Early in the morning is the greatest time to go on a game drive because you have a better chance of seeing elephants, buffalo, lions, and a variety of antelopes and other animals.

Visitors can see a variety of animals during the two-hour boat ride on the Kazinga channel, including yawning hippos in the water, waterbirds, buffaloes, elephants, zebras, Uganda-kobs, topis, water bucks, bush bucks, reed bucks, duiker, mongoose, swamp antelopes, spotted hyenas, warthogs, and forest hogs in the south.

Nature Walks in Maramagambo Forest Queen Elizabeth Park.

For birders and people who prefer taking off-the-beaten-path walks, the Maramagambo Forest is a terrific place to spend a half or full day.

You can wander into hidden crater lakes, discover species rarely present on the open plains, and marvel at the sheer abundance of life found inside a bat cave that is shielded from the hot sun by a thick canopy.

Avoid approaching too closely because snakes are hiding in the rocks on the cave floor to snag bats that stronger, more ferocious neighbors fling from their roost. Queen Elizabeth National Park at Ishasha Plains.

The wilderness of Ishasha is alluring and draws us in on a deep level. If you experience that attraction, stay in the Ishasha region. But don’t climb the fig trees, as a lion or two may be vying for the best branches.

The open woodland sector of Ishasha is located in the park’s southwest quadrant and is on the route to Bwindi Impenetrable Forest. Despite the opening of a few lodges nearby, very few people visit it; instead, game drives are used to investigate it. This makes for wonderful private game drives and spectacular sundowners.

Crater lakes in Queen Elizabeth Park.

The park’s 72 craters, which range in size, are all evidence of the region’s violent volcanic history. Numerous of these are concentrated in the northernmost parts of the park, making for an interesting half-day trip that is more about the scenery and geologic history than the wildlife.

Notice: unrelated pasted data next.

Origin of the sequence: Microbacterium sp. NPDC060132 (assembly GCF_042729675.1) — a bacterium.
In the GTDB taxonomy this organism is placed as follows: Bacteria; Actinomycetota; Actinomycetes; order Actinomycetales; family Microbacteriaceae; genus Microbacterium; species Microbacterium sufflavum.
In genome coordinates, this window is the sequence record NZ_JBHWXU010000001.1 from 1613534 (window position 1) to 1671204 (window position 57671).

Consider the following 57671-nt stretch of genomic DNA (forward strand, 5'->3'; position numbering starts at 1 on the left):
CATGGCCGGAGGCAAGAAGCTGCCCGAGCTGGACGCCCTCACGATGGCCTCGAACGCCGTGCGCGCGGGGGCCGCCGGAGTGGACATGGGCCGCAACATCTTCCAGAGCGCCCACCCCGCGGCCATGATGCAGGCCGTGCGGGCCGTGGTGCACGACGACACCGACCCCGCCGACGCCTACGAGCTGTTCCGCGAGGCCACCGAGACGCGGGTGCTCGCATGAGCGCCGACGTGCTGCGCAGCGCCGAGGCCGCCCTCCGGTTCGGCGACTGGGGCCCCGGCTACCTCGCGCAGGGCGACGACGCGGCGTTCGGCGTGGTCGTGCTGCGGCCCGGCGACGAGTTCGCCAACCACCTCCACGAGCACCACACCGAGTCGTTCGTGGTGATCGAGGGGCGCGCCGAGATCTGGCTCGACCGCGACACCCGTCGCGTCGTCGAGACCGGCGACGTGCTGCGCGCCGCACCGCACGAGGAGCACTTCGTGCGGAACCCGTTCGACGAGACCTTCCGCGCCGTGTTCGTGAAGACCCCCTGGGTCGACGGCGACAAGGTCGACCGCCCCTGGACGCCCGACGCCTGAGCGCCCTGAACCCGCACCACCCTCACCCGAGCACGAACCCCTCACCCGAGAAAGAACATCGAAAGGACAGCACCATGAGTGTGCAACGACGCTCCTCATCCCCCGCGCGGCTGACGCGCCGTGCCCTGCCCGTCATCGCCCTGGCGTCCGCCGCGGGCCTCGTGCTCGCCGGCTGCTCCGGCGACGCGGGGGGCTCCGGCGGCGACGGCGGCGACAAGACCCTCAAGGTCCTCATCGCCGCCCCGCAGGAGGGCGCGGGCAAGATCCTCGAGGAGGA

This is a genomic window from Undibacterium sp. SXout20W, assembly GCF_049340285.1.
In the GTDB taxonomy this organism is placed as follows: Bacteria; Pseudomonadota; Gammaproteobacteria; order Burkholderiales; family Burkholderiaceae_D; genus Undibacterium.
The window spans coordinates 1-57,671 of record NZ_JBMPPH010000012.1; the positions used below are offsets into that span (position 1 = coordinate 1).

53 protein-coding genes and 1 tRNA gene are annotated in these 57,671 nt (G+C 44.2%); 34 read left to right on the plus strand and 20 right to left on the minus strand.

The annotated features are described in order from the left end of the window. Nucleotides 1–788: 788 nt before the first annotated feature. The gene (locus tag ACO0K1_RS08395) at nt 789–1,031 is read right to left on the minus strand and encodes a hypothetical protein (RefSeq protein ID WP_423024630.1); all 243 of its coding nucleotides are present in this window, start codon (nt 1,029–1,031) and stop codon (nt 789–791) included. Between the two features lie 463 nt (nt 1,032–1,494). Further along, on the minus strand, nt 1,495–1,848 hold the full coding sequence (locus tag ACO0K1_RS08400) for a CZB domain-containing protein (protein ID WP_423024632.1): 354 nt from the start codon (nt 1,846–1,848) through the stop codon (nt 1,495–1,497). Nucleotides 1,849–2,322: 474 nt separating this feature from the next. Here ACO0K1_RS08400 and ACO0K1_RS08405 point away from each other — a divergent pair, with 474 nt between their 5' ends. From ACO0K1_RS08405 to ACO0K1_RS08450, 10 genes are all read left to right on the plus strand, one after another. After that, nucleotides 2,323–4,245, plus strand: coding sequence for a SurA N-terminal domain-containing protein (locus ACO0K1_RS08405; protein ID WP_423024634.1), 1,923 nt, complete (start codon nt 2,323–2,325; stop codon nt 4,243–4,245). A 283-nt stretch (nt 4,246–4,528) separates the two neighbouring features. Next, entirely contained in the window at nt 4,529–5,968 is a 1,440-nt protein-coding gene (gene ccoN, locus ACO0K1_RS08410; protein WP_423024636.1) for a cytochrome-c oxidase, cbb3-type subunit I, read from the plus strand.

It is humbling to think about how these craters formed—thousands of imprints on the Earth’s crust that over millions of years were absorbed by flora and other life. The craters’ gruesome and fiery past stands in stark contrast to the lush, forested sanctuary of life that now calls it home.

Best Time to visit Queen Elizabeth Park

It is difficult to pinpoint a “ideal time to visit” Uganda. Due to its equatorial location, the nation experiences rain for the majority of the year.

Furthermore, it appears that weather patterns are shifting, making rigid seasonality obsolete. So pack a waterproof jacket and always be ready.

However, it is typically drier from June to early October and again from December to early March. October and November, as well as from March through the end of May, are frequently the rainiest months. Although recent years have been quite dry, April and May are the two wettest months. Queen Elizabeth National Park lodging.

Queen Elizabeth National Park is divided into five sections:

Escarpment of the Northeast

Escarpment of the Mweya Peninsula Rift Valley Sector of Ishasha’s Kyambura Gorge

There are numerous hotel options available in each. There are many different types of residences to pick from, and you won’t have any trouble finding seclusion or a breathtaking view thanks to Queens’ diverse geography.

Discover Africa Safaris Tours does not utilize all of the resources available; rather, we concentrate on those that have a history of providing happy customers. Here are some of our top picks for lodging.

Elephant Plains, Kyambura Gorge Lodge, Ishasha Wilderness Lodge, Mweya Safari Lodge, and Katara Lodge are just a few examples.

Climate & Weather

Due to its proximity to the equator, Queen Elizabeth National Park experiences consistently warm weather all year long. The two Wet seasons (March to May and August to December) in the region are characterized by intense rain that renders certain routes inaccessible. There isn’t a designated dry season, however from January to February and June to July, rainfall decreases somewhat, albeit not always completely.

How to Get to and Around Queen Elizabeth Uganda

 How to Get To Queen Elizabeth Park

The western Ugandan districts of Kasese, Bundibugyo, and Bushenyi all share Queen Elizabeth Park, a 1978 km2 park

The park is accessible from Kampala via Mbarara in 5–6 hours and from Bwindi in 5–6 hours via a dirt road.

The park is accessible from Kampala through the tarmac via Mbarara (420 km) or via Fort Portal via Kasese (41 km). From Kampala, the park is accessible by surface road in 5–6 hours.